Short answer: no.
Longer answer: no, and it’s actually about as un-Hellenic as you can get.
Ancient Greek history is filled to the brim with science, mathematics, and medicine not only being integral to society and respected, but seen as sacred as well. If current research and science are failing then sure, by all means pray to Apollo Iatros and his son Asklepios to help turn the tides, but to turn to them in lieu of actual medicine and science was never seen as a virtue. Ever.
Nor should it be viewed as such today, but apparently there are Hellenists out there who come from either a background in Christianity and/or other religious cultures that are wholly unlike and deeply incompatible with Hellenism who are deeply confused and think that there is an “either/or” that does not and did not exist. Namely those who have it posted to a particular Greek polytheistic organization’s website that to honor Asklepios, you should “be open to questioning and investigating the claims of modern medicine”.
Which is incredibly ironic to claim, given that Asklepios is a god of medicine and doctors. The practice of medicine was intimately connected with religion. This is not a deity nor a faith that would tell you to shun medicine, science, and everything that would help you and turn to the gods instead. If you were dying of cancer and medicine couldn’t help you, that’s a whole other issue. If we were discussing prayer in addition to medicine, that would be yet another thing entirely. But to “question modern medicine” in “the spirit of Asklepios” is not remotely in the spirit of the god at all and has a whiff of anti-vaxx, aka pro-death and baby coffin industry, about it.
Given that we have deities who are deeply associated with science, math, and technology as being sacred to them (Apollo, Asklepios, and Hephaistos to name a few), I honestly can’t think of anything more un-Hellenic than advocating for prayer over medicine. “Questioning and investigating the claims of modern medicine” should not be a thing in Hellenism, and anyone stating that this is somehow in the “spirit of Asklepios” does not know anything about the god and his history, let alone that of Hellenic religious history. While it’s true that we are a vast network of religions versus any single, unified belief system, the false dichotomy between science and religion was not something that existed for ancient Greeks, nor should it exist for modern Hellenists today.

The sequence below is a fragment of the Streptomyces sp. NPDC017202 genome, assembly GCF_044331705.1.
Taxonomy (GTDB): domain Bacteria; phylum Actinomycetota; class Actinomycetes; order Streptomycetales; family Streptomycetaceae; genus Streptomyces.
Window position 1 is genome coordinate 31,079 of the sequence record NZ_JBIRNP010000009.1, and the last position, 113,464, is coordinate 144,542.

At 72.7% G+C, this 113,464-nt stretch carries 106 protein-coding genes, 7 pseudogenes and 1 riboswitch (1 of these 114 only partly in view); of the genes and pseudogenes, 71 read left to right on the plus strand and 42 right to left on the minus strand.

Science is sacred; the gods gave it to us to figure out how the universe works. Mathematics was seen by the ancient Greeks, Pythagoras in general, as being the language of the gods. And Pythagoras was a mystic who studied with priests. We know him today mostly through the Pythagorean Theorem, but he was also an initiate of the mysteries and an entire mystery school was started due to him. He was not uncommon; the interconnection of science and religion was a thing back in ancient Greece. I am painfully aware of the fact that we currently live in a culture that has coded religion to mean Christianity and Christian-like religions, and that there are some fanatical adherents of said faith who take things literally to the point of denying history and science–and that this is where much of the anti-religious sentiment frequently comes from. But Christianity is not a template for religion and should be not viewed as such. Our own religion is extremely different in many respects, and this is one of them.
You cannot be against science and modern medicine and be a Hellenist. Such a mindset is against everything the ancients believed. Any group, organization, or tradition claiming that you should toss out modern medicine and do prayer instead is not one you should be a part of for honoring the Greek gods or learning about Greek religion.
As I’ve said before, we need to rethink our attitudes about religion and many, many other things when coming into a faith as different as Hellenism.